Majority Uninformed About Sources of Long-Term Care Insurance Coverage
The majority of people in Hawai‘i erroneously believe their health insurance plan and government programs will cover the costs for long-term services and supports, according to a recent statewide survey commissioned by of the State of Hawai‘i Executive Office on Aging.
The survey, conducted by Market Trends Pacific as part of a long-term services and supports public awareness campaign, showed that slightly more than half of respondents (about 54%) are very or fairly familiar with long-term care, while about a fourth of the respondents (24%) has any familiarity with long-term services and supports.
Groups who are least aware of long-term care are younger residents who have been in Hawai‘i for 20 years or less, non-home owners, persons without a college degree and males.
The survey results showed many are unclear about who pays for long-term care: 39% think that their health insurance covers long-term care, and 24% trust that the government will help them. The majority of respondents identified health insurance, personal savings, Medicaid or Medicare as funding sources.
“Many in Hawai‘i may be aware of the need for long-term care, but there is clearly a smaller percentage who are aware of the need to prepare for the costs associated with that care,” said Terri Byers, director of the Executive Office on Aging. “We know that we should save and plan for college or retirement, but long-term care is not often part of the picture, despite the fact that 70% of us will use long-term services and supports at some point in our lives. We recognize that we must begin to change this.”
The cost of long-term care is one of the obstacles to preparing for long-term services and supports. Young adults with other financial obligations already have difficulty making ends meet.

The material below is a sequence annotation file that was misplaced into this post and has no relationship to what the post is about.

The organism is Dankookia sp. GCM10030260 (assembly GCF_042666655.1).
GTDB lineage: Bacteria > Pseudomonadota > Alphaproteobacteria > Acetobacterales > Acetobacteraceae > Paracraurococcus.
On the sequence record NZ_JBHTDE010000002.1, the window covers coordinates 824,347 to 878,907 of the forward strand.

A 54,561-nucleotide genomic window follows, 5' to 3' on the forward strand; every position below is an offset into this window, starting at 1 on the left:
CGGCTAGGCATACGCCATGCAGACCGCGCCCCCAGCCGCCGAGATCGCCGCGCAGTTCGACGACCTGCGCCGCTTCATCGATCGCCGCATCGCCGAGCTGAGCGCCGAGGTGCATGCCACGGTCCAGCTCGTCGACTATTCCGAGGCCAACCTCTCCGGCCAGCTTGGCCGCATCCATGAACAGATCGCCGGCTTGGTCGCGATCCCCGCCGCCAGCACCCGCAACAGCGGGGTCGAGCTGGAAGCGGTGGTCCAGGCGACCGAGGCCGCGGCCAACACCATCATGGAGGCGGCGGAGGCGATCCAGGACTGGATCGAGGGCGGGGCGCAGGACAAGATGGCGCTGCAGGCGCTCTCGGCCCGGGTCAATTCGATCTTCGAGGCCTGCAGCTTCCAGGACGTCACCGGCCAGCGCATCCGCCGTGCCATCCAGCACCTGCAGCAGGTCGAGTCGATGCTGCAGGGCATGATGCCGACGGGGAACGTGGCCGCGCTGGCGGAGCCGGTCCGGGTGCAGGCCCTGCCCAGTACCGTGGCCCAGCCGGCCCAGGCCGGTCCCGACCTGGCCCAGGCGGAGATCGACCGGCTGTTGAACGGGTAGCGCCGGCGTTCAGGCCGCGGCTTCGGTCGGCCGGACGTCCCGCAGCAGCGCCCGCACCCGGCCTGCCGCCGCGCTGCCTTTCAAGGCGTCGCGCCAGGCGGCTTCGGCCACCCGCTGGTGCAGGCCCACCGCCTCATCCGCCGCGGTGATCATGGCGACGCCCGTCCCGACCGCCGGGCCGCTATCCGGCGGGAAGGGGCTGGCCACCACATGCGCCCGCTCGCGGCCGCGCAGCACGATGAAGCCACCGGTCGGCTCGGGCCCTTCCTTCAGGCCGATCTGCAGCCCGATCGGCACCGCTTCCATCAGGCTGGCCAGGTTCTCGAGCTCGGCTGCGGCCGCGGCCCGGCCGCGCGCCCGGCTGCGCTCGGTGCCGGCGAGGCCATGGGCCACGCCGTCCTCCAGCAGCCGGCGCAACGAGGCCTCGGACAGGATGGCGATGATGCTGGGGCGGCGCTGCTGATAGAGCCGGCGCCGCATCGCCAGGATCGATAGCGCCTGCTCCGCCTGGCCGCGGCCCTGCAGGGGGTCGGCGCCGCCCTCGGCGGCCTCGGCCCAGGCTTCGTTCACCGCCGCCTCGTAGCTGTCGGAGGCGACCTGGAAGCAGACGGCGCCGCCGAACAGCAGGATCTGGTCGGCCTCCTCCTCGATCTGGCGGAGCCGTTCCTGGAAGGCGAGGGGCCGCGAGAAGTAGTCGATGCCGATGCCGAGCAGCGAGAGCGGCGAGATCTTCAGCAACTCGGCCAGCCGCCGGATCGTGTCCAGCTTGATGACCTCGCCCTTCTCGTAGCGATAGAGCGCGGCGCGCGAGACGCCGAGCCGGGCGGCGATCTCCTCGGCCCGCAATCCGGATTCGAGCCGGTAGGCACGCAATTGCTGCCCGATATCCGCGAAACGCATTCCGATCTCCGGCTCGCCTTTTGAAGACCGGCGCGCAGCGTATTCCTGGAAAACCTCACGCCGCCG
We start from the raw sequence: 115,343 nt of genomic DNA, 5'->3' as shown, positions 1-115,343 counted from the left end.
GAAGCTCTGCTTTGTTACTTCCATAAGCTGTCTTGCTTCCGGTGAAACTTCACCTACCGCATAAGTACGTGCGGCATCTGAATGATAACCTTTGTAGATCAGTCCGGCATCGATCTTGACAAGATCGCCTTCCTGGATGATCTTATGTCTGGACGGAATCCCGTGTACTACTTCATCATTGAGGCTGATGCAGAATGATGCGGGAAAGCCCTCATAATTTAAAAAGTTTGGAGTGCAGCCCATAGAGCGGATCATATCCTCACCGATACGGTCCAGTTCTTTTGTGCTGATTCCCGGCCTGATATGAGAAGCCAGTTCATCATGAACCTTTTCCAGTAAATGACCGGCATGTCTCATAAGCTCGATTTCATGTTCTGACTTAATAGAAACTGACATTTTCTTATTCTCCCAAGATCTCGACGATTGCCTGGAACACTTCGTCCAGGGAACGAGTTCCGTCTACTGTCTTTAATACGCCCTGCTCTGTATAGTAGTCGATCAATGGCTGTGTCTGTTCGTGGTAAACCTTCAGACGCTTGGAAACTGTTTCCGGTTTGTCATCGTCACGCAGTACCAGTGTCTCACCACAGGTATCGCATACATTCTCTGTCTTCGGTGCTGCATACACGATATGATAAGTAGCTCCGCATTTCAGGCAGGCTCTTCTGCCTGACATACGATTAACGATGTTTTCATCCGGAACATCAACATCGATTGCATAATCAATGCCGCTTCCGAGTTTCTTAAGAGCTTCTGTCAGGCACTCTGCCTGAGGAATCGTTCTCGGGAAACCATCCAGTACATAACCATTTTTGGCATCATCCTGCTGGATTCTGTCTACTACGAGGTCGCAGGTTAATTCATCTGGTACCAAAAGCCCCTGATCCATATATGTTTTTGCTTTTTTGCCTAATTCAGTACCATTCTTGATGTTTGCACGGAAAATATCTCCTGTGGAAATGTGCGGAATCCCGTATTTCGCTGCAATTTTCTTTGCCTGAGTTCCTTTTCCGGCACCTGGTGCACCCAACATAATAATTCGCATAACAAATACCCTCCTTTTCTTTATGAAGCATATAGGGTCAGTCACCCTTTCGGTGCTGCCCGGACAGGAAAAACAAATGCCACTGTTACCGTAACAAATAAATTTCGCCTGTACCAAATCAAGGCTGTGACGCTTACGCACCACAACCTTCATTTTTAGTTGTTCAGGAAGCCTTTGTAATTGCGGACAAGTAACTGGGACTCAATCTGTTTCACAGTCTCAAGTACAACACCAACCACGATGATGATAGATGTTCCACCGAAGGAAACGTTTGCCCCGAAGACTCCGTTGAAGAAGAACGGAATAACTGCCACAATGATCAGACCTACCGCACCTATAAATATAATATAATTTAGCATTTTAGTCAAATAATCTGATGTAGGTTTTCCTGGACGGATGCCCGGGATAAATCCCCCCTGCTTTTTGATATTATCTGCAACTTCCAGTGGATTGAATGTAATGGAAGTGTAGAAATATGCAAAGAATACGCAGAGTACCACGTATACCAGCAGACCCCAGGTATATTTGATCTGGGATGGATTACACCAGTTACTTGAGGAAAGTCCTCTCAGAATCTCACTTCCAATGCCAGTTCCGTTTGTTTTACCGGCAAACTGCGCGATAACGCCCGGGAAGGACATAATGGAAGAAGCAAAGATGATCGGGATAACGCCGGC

“This is not an issue on their radar and the costs may make many shy away from even trying to plan for long-term care,” Byers said.
“The Executive Office on Aging is launching a public awareness campaign in early 2016 to help people understand their options and the need to plan ahead to enjoy more choices, and to avoid the risks of not being financially prepared,” Byers said. “Many have been led to believe impoverishing themselves to qualify for government assistance is the best solution, but this ultimately limits their options.
“It is clear that there are no private products available on the market that provide an answer for everyone and the best made plans don’t always materialize,” Byers continued. “Our ultimate goal is to initiate a conversation and inspire more people to find out all they can to be prepared mentally, emotionally and financially to create a personal plan for care that is sustainable and adaptable.”
Market Trends Pacific Inc. conducted a total of 603 surveys of full-time Hawai‘i residents (six months or more) 18 years of age or older. The sample included RDD (random digit dialing) residential landline and cell phone numbers from a professional national survey sampling firm.
Respondents were also encouraged to complete the survey online. Market Trends Pacific developed the questionnaire in conjunction with communications consulting firm, Strategic Communication Solutions, and the Executive Office on Aging.
There was a total of 297 landline phone and mobile interviews and 306 online questionnaires. The survey results are available from the Executive Office on Aging’s Aging and Disability Resource Center website at www.hawaiiadrc.org.
In the survey, 366 interviews were completed with residents of the City & County of Honolulu, 108 with Hawai‘i County residents, 73 with residents of Maui County and 56 with Kaua‘i residents. The statewide data file was weighted on the basis of estimates of the number of householders by county and age from the American Community Survey of the U.S. Census, with equal gender counts assumed.